Understanding and Managing Menopause Joint and Muscle Pain Part 1 of 3 Part Series
In the intricate journey of menopause, one aspect overshadowed by symptoms like hot flashes and mood swings, often remains in the background,: the persistent and perplexing issue of joint and muscle pain. Though research shows that joint pain during menopause is more common than hot flashes, it’s rarely discussed as a typical symptom. Many women, therefore, go through this period of time thinking arthritis is setting in or the joint pain is just part of aging. That’s not necessarily true.
In Part One of our three-part series, we will uncover the intricate interplay of hormones and how this likely contributes to joint and muscle pain in menopause.
Pain in Menopause
During menopause, women often experience a variety of symptoms that can affect their daily lives. We all have either heard about or experienced first-hand, hot flashes, weight gain around the middle, dryness in places like the vagina that shouldn’t be dry, hair thinning, and even dryer skin in general. But what many people don’t realize or recognize is the new muscle aches, or pain in your joints is also one of the most common symptoms of menopause. I started to experience hip pain that extended down my leg when I turned 50, for no apparent reason. I hadn’t had any physical trauma to my hip and there was no sign of arthritis. I know I am not alone. My patients in their late 40’s and early 50’s tell me all the time they started noticing joint and muscle pain popping up here and there. Sometimes, the pain was related to new activity, but many times, it seemed to show up when they had tried something new like pickleball, but it also seemed to be occurring even if they had been doing the same workout for years. When we talked about these unwelcome symptoms, the joint aches and pains, many times, could be traced back to when their periods stopped or started to become irregular. But this time around, where a bit of rest and ice would eliminate the symptoms would have eliminated their symptoms in the past completely, the symptoms didn’t seem to want to go away. These symptoms, which can literally be a pain in the a$$, are often written off as just a part of aging or arthritis. But it is that the whole story?
What Causes Joint Pain In Menopause?
Could Hormones Be The Culprit?
As you know menopause is a time of significant hormonal change. We look forward to the day when we don’t have to deal with our period every month. And then wham, some of us are hit with a tidal wave of new symptoms to deal with. But what you may not have known is the decline in estrogen and progesterone levels have direct links to joint and muscle pain as well.
Both estrogen and progesterone have an anti-inflammatory effect on the body (Who knew?) Depending on whether a woman is menstruating or not, estrogen has been shown to contribute to the modulation of pain, i.e., it can either contribute to pain or protect us from pain depending on its levels and how it is balanced with progesterone. Sudden swings of estrogen, tend to be related to pain.
Progesterone, which decreases in menopause along with estrogen, has been shown to have protective effects against pain as well. For example, research has shown that women who are still menstruating tend to feel less pain in the second half of their cycle (unless endometriosis or other issues related to excess estrogen are present). And sudden drops in progesterone in a menstrual cycle have been associated with increased pain leading up to the period. Like estrogen, when progesterone lowers in menopause, women can lose some of its protective effect, resulting in muscle and joint pain and stiffness.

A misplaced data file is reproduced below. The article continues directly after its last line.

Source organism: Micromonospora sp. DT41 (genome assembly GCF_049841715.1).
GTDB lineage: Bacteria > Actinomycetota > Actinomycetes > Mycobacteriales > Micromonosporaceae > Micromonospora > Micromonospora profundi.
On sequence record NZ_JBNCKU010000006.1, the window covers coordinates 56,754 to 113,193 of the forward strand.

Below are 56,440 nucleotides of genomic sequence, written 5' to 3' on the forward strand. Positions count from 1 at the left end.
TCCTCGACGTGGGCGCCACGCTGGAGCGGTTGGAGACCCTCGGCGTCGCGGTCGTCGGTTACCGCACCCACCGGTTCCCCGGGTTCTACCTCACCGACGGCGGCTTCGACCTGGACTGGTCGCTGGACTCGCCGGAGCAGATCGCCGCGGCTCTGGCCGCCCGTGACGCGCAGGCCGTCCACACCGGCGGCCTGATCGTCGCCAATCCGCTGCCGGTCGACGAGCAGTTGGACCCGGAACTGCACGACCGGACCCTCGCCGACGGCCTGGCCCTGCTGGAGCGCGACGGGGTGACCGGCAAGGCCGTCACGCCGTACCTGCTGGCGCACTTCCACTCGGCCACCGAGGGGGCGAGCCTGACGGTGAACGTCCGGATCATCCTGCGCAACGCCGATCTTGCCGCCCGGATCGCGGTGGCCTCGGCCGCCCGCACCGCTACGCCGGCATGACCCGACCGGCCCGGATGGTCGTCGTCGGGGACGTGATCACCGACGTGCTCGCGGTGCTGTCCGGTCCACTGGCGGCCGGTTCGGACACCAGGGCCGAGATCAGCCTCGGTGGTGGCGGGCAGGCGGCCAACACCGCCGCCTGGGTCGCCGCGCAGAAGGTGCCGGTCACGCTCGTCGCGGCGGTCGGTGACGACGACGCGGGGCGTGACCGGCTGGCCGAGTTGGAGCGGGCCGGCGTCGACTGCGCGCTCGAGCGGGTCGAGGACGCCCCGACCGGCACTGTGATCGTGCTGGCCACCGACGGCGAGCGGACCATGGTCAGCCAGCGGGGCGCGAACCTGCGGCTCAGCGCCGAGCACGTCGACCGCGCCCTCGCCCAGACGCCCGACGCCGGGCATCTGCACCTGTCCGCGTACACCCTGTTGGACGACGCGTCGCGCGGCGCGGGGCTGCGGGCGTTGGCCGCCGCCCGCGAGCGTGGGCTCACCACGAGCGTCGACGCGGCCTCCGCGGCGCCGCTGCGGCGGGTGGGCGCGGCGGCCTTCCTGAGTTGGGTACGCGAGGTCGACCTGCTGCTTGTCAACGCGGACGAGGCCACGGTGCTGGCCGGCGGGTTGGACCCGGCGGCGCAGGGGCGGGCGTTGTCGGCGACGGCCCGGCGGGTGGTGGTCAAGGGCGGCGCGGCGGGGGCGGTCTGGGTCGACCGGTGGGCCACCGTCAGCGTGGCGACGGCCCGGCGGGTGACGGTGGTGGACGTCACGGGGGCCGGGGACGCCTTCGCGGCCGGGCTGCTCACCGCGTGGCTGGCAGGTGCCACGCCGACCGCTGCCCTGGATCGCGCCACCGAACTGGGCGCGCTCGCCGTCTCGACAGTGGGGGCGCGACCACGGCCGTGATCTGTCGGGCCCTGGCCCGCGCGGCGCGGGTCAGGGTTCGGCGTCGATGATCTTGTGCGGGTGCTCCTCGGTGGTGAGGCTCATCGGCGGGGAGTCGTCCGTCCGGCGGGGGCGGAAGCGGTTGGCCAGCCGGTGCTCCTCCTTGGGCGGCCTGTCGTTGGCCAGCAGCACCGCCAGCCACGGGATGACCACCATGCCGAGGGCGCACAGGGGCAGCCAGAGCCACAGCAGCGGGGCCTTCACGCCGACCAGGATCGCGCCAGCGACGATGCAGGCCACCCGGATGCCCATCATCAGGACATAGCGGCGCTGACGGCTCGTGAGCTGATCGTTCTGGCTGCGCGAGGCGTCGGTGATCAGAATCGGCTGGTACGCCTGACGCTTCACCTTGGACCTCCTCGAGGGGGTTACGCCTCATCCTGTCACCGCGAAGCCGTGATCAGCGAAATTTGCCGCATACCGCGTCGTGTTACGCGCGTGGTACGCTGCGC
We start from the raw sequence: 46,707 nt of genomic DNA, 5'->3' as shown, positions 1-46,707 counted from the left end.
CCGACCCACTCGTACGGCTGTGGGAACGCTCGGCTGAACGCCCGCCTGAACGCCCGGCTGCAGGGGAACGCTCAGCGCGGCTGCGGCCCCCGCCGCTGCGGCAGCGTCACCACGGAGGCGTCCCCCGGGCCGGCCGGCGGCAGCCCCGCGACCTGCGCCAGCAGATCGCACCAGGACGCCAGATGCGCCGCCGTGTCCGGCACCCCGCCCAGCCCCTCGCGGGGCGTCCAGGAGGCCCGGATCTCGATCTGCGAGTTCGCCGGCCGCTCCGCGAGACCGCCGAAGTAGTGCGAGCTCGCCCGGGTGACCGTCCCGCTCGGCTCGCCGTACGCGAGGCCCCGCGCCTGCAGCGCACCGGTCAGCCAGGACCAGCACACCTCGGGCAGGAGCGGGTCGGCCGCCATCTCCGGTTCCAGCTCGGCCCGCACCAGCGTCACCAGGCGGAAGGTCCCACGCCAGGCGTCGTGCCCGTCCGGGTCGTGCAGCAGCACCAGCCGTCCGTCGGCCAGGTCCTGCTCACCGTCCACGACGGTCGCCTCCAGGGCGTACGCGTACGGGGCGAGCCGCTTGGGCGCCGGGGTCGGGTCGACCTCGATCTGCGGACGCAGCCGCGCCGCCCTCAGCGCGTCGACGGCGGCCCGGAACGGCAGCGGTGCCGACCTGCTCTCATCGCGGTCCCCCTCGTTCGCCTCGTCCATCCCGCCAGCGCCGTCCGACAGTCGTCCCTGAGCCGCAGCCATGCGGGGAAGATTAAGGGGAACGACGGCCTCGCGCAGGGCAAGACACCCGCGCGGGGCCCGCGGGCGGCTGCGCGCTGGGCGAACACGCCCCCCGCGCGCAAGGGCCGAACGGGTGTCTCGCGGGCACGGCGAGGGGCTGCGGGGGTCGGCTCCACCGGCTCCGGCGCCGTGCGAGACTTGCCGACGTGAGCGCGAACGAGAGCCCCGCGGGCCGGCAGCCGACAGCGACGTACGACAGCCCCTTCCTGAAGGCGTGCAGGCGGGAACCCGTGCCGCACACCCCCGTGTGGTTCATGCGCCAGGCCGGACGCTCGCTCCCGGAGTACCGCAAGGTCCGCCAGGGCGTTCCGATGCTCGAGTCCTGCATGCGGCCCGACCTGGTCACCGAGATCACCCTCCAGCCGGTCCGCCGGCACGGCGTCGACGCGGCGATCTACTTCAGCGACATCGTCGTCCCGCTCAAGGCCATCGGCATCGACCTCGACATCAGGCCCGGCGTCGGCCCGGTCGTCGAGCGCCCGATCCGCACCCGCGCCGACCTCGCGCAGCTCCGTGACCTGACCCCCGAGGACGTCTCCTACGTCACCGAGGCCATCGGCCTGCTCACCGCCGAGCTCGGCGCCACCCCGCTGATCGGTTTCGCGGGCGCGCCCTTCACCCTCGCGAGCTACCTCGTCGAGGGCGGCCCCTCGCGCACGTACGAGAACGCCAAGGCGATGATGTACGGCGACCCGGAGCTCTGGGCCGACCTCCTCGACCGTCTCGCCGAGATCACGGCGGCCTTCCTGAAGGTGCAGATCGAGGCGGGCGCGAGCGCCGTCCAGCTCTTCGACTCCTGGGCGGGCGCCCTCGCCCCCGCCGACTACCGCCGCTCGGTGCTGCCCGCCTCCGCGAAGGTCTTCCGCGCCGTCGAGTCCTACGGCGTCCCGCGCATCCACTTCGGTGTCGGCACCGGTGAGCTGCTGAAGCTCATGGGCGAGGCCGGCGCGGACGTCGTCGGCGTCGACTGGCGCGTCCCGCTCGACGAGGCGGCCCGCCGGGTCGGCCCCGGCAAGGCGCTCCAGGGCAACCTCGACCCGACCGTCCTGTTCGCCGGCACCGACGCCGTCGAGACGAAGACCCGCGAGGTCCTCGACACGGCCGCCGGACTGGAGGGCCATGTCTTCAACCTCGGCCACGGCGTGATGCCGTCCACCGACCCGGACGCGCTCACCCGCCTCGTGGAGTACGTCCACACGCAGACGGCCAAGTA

Finding out where these hormones levels are sitting during perimenopause or menopause is helpful in so many ways. The cessation of the ovary’s ability to make estrogen or progesterone leads to menopause. But our body does still make these two hormones. The adrenals and thyroid help to create both estrogen and progesterone women while women are menstruating, and they continue to help produce it after the ovaries slow down or stop making the hormones. Therefore, it’s extremely important to assess these hormones, as well as estrogen and progesterone, to address the many symptoms of menopause, including muscle and joint pain.
Gut Health and Menopause Symptoms
New research is exploring how the changes in menopause correlate or potentially cause changes in the gut microbiome, impacting overall health, including joint well-being. A little-known fact related to the gut is that it helps us metabolize our hormones, including estrogen and progesterone, meaning the gut helps us with breaking hormones down to get out of the body but the gut also let’s hormones in the system by either recycling them or allowing some hormones from outside our body (i.e. environmental exposures, or medications) into the system/circulation.
Estrogen and progesterone help keep up the diversity in the gut microbiome. Diversity, as related to the gut, essentially refers to the many different types of species of bacteria (both “good” and “bad”) living alongside each other in the gut. The goal is to keep the trillions of bacteria that our body houses in balance, i.e., having more “good” bacteria than “bad” bacteria . At this time, it is believed that a healthy gut is diverse and leans in the direction of more “good” bacteria, than “bad”.